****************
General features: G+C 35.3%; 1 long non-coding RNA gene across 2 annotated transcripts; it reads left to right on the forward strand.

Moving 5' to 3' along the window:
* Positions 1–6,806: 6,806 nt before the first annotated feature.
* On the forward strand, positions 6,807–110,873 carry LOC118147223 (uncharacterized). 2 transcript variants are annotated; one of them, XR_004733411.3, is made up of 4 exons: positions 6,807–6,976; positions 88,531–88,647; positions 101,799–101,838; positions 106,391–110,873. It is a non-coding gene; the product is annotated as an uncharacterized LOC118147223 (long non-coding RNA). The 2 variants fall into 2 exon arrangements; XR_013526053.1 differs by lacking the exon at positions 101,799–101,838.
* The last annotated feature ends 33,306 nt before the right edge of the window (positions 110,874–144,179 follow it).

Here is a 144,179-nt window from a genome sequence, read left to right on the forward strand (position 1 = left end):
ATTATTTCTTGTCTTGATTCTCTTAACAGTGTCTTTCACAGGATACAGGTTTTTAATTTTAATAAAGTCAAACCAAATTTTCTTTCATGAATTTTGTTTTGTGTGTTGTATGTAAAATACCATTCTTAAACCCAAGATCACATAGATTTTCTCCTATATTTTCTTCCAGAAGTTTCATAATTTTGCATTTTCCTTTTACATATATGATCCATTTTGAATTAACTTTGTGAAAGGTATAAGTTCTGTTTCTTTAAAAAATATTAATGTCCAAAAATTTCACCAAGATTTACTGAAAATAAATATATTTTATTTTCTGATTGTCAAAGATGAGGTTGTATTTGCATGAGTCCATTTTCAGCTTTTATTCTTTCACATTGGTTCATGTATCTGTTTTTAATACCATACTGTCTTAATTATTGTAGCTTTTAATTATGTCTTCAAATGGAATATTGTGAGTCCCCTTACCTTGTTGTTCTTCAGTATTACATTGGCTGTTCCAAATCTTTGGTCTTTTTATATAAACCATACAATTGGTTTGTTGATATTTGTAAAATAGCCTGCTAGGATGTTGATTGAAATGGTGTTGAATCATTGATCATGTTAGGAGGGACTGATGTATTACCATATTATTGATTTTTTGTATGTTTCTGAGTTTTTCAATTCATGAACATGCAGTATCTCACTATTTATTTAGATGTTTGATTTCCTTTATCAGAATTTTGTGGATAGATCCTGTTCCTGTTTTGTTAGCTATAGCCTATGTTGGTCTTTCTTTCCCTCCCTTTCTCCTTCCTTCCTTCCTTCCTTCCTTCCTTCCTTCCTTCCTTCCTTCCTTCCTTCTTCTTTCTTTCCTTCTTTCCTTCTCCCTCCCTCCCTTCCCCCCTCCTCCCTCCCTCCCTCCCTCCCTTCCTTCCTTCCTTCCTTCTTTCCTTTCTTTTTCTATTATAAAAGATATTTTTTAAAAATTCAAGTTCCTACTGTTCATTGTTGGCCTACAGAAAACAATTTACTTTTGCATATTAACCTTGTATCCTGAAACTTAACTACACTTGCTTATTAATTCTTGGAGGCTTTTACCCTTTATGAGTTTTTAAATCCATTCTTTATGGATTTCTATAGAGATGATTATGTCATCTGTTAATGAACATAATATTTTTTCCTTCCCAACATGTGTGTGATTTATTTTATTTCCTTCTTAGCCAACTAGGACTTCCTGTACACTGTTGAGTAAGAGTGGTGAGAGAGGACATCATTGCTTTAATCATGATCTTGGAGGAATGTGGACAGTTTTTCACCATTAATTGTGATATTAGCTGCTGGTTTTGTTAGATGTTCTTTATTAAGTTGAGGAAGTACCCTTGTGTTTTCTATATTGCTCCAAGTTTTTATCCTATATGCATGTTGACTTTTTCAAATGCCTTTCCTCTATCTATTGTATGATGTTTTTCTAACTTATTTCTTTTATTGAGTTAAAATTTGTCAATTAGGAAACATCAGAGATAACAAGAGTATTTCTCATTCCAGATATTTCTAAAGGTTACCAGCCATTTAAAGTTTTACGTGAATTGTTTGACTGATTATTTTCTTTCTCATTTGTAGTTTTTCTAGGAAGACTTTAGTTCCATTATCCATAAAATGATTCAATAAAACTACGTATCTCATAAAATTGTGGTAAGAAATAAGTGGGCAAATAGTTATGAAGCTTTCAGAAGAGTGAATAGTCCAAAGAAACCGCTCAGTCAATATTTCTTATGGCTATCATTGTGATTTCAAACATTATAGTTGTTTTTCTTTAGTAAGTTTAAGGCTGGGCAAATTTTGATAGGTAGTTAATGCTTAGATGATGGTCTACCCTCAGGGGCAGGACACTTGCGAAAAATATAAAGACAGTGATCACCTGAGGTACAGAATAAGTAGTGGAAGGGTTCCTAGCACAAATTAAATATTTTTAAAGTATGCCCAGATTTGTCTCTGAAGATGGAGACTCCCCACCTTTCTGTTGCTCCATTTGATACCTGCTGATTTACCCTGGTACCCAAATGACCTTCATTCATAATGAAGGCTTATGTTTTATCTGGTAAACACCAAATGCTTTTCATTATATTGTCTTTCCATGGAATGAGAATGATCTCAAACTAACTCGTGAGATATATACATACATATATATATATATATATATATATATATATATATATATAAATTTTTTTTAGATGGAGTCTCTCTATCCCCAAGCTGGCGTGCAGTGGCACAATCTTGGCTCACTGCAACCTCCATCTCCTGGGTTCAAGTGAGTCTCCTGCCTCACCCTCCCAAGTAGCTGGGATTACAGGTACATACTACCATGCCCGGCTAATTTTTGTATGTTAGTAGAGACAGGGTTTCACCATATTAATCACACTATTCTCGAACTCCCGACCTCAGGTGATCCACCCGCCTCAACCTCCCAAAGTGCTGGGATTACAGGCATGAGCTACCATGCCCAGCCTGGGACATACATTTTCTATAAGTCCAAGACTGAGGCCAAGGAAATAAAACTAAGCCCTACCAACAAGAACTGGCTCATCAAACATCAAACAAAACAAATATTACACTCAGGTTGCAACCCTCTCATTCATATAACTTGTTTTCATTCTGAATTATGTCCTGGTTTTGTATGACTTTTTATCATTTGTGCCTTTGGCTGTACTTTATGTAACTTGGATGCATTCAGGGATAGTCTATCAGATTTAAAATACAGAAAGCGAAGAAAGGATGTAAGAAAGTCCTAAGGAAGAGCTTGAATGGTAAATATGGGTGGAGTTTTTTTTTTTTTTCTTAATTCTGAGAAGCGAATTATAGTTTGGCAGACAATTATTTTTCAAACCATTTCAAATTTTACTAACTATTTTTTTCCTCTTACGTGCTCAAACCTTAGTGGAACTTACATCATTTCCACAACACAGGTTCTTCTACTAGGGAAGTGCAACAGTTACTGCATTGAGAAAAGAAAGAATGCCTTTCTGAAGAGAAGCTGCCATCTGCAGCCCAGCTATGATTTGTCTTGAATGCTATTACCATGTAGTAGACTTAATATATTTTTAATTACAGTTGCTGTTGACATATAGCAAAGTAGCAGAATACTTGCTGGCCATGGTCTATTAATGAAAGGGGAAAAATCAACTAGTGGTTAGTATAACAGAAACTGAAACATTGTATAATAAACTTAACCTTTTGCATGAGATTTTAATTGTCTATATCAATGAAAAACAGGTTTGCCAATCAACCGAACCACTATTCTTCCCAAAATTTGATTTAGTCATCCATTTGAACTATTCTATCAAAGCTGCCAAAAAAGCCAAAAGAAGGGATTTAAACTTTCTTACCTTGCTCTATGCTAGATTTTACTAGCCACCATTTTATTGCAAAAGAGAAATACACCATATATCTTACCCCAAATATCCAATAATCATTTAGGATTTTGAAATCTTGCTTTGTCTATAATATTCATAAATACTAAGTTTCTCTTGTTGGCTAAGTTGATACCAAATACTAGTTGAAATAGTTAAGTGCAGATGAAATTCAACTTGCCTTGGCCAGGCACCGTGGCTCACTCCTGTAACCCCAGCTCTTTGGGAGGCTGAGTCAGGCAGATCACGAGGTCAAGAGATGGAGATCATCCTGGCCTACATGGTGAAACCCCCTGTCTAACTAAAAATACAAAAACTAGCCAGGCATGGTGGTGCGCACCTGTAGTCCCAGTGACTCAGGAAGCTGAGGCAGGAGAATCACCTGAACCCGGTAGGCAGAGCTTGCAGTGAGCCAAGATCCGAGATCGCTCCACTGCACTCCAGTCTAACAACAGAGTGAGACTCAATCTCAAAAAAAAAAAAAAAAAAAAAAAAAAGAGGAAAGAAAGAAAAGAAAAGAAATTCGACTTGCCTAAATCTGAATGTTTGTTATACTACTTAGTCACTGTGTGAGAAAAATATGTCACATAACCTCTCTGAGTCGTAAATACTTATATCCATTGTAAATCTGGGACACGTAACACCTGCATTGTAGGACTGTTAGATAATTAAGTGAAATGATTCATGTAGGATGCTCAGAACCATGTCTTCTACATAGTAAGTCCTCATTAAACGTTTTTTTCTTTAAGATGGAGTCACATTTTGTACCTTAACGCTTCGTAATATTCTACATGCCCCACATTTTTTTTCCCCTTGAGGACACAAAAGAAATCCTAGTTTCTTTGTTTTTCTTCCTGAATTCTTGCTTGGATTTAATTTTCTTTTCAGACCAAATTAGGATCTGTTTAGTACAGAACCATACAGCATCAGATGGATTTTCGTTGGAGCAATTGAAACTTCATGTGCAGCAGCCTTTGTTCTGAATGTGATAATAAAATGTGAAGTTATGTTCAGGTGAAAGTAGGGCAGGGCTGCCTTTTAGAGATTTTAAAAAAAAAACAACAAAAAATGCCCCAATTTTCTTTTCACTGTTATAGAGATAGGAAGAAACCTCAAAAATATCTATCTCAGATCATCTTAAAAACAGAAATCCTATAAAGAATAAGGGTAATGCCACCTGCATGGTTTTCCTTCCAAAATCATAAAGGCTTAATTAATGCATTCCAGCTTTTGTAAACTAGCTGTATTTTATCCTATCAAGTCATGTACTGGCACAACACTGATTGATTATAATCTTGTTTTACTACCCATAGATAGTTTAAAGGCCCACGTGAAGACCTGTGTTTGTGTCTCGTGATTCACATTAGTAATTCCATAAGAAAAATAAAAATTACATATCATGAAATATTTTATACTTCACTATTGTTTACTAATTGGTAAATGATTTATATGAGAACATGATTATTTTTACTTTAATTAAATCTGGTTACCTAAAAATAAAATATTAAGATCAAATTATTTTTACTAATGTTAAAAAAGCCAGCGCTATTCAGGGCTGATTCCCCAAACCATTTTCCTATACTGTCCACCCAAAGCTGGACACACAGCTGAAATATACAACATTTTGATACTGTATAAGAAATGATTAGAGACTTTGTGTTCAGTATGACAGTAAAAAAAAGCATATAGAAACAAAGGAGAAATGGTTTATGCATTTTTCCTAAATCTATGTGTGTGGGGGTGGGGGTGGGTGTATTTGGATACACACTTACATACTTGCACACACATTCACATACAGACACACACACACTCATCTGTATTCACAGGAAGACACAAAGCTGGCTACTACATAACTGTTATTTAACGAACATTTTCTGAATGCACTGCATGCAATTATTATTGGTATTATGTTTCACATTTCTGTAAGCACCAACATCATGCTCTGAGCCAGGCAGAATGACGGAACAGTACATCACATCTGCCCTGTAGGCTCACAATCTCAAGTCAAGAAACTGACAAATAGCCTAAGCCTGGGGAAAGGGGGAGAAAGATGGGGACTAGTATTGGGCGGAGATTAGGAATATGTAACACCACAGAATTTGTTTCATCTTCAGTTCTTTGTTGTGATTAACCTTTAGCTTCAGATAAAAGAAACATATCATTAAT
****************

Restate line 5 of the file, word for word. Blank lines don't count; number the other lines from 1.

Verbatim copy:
* The last annotated feature ends 33,306 nt before the right edge of the window (positions 110,874–144,179 follow it).